Source: The New York Times
Christians used to be a vital force in the Middle East. They dominated Lebanon and filled top jobs in the Palestinian movement. In Egypt, they were wealthy beyond their number. In Iraq, they packed the universities and professions. Across the region, their orientation was a vital link to the West, a counterpoint to prevailing trends.
But as Pope Benedict XVI wends his way across the Holy Land this week, he is addressing a dwindling and threatened Christian population driven to emigration by political violence, lack of economic opportunity and the rise of radical Islam. A region that a century ago was 20 percent Christian is about 5 percent today and dropping.
Since it was here that Jesus walked and Christianity was born, the papal visit highlights a prospect many consider deeply troubling for the globe’s largest faith, adhered to by a third of humanity — its most powerful and historic shrines could become museum relics with no connection to those who live among them.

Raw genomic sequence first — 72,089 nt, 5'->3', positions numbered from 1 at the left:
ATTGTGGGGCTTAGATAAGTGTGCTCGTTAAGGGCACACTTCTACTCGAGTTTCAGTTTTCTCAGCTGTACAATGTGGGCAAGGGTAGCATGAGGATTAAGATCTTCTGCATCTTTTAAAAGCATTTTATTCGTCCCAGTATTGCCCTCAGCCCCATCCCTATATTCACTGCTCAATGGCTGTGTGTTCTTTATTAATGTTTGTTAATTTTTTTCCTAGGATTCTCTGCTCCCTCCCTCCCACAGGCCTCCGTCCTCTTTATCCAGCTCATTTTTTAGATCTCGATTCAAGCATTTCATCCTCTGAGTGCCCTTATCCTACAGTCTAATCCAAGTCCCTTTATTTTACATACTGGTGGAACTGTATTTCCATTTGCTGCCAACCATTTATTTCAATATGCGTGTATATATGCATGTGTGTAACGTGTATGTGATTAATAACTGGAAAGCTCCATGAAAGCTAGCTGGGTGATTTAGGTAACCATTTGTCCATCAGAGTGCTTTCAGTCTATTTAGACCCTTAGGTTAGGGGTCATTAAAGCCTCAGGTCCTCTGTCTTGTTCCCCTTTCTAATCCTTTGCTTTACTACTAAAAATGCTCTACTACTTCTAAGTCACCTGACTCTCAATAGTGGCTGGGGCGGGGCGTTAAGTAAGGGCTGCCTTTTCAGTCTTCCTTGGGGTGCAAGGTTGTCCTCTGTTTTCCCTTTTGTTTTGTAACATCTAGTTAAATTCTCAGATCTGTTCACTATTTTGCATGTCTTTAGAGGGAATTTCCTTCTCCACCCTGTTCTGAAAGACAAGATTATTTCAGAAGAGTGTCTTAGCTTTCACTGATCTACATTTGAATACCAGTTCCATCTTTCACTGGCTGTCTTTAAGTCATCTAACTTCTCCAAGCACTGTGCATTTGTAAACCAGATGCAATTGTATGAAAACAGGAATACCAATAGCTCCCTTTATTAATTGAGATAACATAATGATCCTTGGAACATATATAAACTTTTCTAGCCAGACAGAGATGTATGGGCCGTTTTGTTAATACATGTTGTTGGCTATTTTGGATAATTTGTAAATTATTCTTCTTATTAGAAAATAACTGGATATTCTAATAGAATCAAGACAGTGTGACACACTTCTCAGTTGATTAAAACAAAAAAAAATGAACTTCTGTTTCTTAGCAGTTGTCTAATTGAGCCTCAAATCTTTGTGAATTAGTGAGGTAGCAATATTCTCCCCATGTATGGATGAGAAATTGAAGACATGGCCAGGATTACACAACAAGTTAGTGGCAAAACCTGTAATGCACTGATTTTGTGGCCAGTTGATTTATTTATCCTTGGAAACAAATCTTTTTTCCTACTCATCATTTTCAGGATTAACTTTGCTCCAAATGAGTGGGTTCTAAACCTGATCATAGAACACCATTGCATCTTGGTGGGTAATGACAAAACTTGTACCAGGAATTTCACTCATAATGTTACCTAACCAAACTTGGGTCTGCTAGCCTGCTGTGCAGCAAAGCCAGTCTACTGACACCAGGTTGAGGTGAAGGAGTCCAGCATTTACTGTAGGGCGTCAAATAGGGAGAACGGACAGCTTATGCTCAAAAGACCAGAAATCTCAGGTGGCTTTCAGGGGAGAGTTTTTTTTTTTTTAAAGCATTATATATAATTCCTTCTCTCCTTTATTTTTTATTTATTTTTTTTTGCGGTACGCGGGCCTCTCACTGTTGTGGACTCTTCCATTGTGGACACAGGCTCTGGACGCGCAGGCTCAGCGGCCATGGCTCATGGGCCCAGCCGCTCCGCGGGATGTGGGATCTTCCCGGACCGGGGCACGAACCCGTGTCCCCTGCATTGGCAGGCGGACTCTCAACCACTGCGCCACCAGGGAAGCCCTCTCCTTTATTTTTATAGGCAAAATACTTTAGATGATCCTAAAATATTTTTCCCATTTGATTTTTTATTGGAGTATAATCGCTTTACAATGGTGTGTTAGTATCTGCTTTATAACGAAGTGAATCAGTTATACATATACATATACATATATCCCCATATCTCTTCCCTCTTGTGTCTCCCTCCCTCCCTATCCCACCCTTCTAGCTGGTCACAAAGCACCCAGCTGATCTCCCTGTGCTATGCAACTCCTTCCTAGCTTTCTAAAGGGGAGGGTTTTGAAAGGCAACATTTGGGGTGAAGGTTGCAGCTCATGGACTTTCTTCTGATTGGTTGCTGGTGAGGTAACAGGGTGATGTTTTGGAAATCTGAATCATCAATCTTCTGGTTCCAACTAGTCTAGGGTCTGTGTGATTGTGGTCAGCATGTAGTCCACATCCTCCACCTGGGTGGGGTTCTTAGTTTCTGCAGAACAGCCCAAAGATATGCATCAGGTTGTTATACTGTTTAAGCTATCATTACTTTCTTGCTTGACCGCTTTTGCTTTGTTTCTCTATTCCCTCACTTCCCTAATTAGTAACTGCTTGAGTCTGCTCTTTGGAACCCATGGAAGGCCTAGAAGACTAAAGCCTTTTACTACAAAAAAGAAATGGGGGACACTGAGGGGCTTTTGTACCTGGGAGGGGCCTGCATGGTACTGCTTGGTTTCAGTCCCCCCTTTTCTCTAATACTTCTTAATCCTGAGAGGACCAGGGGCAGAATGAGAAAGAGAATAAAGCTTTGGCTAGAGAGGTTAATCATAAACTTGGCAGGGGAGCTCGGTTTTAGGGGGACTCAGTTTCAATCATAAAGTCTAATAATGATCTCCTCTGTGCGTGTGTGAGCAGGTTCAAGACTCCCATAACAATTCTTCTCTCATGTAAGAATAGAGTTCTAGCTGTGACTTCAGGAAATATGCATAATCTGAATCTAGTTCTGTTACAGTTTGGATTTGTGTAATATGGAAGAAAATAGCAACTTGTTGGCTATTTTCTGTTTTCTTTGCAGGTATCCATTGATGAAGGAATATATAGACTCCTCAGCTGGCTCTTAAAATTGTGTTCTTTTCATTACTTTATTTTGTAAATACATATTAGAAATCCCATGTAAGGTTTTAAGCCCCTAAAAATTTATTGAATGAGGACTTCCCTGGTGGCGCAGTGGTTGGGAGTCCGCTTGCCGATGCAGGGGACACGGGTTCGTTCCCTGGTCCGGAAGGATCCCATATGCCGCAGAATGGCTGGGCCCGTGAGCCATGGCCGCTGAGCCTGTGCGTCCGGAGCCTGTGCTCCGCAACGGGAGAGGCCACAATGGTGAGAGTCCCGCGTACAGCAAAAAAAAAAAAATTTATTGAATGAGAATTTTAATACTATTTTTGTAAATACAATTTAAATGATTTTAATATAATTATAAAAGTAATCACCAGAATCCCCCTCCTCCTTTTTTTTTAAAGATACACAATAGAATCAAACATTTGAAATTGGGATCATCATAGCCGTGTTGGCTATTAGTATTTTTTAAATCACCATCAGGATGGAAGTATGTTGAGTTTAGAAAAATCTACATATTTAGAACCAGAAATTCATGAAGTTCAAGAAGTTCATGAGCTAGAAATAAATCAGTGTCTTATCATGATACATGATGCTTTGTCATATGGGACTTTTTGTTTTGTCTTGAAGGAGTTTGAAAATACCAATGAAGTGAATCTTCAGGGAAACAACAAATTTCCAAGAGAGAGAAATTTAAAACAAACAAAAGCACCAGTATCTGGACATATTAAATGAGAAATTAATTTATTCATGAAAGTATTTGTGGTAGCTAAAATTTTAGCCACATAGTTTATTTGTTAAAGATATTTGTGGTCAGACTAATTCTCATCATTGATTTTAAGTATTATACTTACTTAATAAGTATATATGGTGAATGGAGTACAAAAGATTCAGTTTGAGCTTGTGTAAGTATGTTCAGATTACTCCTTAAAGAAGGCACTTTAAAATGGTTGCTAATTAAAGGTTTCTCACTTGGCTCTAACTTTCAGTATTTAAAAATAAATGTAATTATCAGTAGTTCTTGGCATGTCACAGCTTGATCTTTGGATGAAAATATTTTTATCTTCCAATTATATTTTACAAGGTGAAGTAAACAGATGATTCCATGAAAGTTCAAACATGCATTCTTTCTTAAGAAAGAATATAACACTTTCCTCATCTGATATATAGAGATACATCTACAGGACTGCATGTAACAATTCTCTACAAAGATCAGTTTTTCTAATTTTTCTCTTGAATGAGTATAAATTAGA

“I fear the extinction of Christianity in Iraq and the Middle East,” the Rev. Jean Benjamin Sleiman, the Catholic archbishop of Baghdad, said in a comment echoed across the region.
The pope, in a Mass on Tuesday at the foot of the Mount of Olives, addressed “the tragic reality” of the “departure of so many members of the Christian community in recent years.”
He said: “While understandable reasons lead many, especially the young, to emigrate, this decision brings in its wake a great cultural and spiritual impoverishment to the city. Today I wish to repeat what I have said on other occasions: in the Holy Land there is room for everyone!”
On Sunday in Jordan the pope argued that Christians had a role here in reconciliation, that their very presence eased the strife, and that the decline of that presence could help to increase extremism. When the mix of beliefs and lifestyles goes down, orthodoxy rises, he implied, as does uniformity of the cultural landscape in a region where tolerance is not an outstanding virtue.